Agile emphasises customer collaboration throughout the development process, responds to change instead of adhering to a predetermined plan, values people and their relationships and interactions over tools, values presenting working software over documentation, and values people over tools.

With the Agile methodology, teams work on projects in brief sprints or iterations, each of which has a set duration and a set of deliverables that are not necessarily completed in that order. Teams strive to deliver functioning software during sprints (or some other tangible, testable output).

Agile places a strong emphasis on teamwork and collaboration, as well as internal feedback from various departments and clients. The Agile approach places the highest priority on client satisfaction, which teams attain by consistently delivering functional, tested, and prioritised features.

4. Scrum

Scrum is a different way to apply the agile methodology, but it takes its guiding principles—that teams and developers should work closely and frequently—from agile.

With Scrum, software is developed iteratively with the team at the centre; experienced and disciplined team members on smaller teams may succeed with this approach the most because it necessitates self-organization and self-management.

5. Extreme Programming (XP)

Extreme Programming, or XP, is another Agile framework that focuses on using best practises in software development to create higher quality software. Like the majority of Agile methodologies, XP permits frequent releases in condensed development sprints that encourage change as necessary.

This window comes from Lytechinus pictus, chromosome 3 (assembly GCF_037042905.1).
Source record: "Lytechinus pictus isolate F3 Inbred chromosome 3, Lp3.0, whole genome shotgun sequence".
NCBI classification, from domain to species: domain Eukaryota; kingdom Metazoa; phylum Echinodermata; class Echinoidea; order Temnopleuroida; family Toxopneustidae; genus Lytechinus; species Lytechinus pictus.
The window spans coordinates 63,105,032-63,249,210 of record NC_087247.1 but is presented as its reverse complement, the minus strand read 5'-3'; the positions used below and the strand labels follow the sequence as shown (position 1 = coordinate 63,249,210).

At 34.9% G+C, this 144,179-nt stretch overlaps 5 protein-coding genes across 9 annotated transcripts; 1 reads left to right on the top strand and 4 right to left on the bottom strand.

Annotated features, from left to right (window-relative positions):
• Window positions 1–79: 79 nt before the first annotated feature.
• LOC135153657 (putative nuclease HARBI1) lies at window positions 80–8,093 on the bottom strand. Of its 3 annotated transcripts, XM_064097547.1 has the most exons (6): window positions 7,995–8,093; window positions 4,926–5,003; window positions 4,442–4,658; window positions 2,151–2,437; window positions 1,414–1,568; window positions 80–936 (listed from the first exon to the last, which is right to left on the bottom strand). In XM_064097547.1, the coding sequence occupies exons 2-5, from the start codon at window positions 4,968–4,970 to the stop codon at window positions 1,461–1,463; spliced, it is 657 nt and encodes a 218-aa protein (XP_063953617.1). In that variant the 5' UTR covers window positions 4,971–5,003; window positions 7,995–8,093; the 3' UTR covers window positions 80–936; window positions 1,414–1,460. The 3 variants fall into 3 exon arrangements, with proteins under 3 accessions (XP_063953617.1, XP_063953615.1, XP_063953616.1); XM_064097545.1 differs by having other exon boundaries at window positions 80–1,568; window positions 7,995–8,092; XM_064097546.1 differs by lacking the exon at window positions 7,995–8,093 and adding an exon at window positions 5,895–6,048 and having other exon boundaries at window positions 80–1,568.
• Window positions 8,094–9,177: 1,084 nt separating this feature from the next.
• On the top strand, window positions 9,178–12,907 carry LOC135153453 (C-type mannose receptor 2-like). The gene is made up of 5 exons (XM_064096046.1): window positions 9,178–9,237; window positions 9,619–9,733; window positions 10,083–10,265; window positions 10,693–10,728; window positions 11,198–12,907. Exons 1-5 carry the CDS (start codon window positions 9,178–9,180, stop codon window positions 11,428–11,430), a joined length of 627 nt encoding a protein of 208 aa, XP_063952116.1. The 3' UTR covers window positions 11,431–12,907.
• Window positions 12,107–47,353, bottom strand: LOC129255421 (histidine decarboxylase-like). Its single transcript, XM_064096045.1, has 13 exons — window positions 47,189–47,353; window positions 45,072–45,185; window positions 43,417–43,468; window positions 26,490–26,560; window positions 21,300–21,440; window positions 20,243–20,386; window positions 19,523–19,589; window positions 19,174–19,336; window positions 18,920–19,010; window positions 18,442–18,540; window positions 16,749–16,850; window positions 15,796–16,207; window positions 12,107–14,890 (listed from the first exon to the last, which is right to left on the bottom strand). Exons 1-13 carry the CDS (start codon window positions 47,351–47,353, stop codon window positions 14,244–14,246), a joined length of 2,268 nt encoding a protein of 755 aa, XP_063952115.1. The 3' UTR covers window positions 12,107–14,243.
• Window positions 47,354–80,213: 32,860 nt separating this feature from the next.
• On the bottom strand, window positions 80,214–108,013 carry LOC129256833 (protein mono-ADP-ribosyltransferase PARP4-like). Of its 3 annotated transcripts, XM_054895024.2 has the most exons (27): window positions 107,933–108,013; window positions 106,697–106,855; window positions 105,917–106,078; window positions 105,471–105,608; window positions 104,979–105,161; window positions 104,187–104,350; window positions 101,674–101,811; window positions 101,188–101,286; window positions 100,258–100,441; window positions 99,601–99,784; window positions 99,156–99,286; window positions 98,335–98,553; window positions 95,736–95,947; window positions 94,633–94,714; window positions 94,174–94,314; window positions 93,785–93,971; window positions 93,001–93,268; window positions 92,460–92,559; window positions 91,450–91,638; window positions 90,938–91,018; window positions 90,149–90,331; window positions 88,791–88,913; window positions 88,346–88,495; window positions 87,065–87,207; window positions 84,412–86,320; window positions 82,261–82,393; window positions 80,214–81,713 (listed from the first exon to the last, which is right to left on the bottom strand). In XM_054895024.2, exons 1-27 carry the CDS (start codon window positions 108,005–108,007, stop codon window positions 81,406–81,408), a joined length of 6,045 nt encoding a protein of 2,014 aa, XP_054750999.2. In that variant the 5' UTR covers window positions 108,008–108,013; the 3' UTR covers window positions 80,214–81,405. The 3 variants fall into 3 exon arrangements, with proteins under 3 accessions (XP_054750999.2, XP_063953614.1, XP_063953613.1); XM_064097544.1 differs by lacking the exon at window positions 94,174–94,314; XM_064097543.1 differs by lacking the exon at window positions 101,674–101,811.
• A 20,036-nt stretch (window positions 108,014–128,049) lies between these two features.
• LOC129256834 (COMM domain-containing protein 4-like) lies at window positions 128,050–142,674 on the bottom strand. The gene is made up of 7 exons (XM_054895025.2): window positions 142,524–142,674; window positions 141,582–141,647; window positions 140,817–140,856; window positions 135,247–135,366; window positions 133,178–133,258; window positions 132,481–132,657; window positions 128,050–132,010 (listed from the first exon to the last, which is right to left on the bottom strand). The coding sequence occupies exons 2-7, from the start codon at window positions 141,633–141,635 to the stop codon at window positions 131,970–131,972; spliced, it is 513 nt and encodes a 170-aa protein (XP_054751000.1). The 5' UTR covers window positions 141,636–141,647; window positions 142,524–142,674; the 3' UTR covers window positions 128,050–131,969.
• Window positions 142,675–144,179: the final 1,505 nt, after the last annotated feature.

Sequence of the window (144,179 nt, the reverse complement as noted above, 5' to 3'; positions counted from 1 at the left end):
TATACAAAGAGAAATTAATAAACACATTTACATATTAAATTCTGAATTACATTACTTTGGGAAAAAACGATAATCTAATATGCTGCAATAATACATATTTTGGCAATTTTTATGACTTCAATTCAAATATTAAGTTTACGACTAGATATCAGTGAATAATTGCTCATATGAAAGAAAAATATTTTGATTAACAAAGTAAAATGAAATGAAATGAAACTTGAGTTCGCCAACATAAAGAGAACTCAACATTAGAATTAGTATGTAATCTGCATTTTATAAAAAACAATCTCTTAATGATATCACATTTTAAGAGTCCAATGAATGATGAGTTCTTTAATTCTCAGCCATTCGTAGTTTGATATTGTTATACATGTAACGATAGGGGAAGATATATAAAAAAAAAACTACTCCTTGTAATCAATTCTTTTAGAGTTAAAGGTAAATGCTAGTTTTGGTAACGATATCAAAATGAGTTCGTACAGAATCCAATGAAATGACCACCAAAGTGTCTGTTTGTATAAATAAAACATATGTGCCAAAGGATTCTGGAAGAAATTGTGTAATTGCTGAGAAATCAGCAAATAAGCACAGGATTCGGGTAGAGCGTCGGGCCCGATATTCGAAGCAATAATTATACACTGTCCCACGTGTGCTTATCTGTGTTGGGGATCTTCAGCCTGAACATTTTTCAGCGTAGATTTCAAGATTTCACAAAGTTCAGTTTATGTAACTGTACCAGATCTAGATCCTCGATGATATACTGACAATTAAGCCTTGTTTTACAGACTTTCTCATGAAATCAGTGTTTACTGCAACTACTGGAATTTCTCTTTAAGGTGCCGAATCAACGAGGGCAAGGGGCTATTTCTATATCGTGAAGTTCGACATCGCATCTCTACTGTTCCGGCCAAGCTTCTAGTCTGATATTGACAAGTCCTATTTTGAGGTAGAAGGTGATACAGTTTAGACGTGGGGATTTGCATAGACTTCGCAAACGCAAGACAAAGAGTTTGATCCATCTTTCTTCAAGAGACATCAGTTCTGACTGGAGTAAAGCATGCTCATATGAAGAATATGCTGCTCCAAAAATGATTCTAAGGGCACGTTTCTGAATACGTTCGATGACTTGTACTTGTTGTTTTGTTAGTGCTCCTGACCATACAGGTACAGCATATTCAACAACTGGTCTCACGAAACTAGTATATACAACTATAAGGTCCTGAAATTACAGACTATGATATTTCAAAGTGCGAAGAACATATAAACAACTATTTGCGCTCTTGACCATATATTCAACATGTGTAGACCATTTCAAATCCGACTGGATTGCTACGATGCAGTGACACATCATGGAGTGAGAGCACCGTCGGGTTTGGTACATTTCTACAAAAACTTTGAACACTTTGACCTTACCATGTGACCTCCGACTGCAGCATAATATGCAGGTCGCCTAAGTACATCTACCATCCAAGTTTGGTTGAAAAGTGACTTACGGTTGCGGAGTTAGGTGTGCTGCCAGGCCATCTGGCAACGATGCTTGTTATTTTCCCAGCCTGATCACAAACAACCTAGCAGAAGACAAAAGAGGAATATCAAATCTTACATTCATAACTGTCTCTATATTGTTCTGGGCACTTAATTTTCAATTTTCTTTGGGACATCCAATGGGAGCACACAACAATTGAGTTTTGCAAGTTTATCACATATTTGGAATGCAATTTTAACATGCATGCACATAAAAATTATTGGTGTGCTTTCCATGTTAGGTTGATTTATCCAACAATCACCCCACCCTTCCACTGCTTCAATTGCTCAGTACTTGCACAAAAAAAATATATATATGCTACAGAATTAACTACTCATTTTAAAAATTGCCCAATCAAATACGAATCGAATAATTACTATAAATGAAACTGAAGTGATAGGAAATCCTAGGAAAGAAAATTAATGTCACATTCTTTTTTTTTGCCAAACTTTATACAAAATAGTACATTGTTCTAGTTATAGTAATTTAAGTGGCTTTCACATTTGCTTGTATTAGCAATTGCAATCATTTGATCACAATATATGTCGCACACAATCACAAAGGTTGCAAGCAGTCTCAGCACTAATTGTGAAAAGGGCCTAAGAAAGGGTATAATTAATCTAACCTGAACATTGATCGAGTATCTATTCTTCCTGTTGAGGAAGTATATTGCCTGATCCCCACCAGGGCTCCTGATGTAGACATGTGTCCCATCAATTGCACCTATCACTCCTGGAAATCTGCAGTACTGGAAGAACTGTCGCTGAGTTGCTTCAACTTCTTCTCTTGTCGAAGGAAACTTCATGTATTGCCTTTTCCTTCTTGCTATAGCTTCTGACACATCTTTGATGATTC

Generally speaking, XP adheres to a set of values rather than a set of steps, including respect, communication (teams must cooperate and work together on every piece of software), consistency in feedback, and simplicity (develop only what is necessary, nothing more).

Extreme Programming mandates that developers first plan and comprehend the user stories—the informal descriptions of specific features—provided by the client. Iterative work processes and scheduling are other techniques. Simple designs, frequent testing, and coding all contribute to the development of software that is error-free. Following more testing, pay attention to feedback to better understand functionality.

6. Lean

Lean integrates practises and principles from the manufacturing sector and broadly applies them to a variety of industries, including software development. It is both a workflow methodology and a mindset. Although Agile is a great methodology for the practical application of development best practises, it lacks guidelines for scaling these practises across the organisation or using them in situations other than development-type work.

Lean's fundamental tenets—optimize the whole, eliminate waste, build quality into everything you do, create knowledge, defer commitment, deliver results quickly, and respect people—can help to direct organisational decision-making in a way that can uncover potential problems and uphold a positive organisational culture.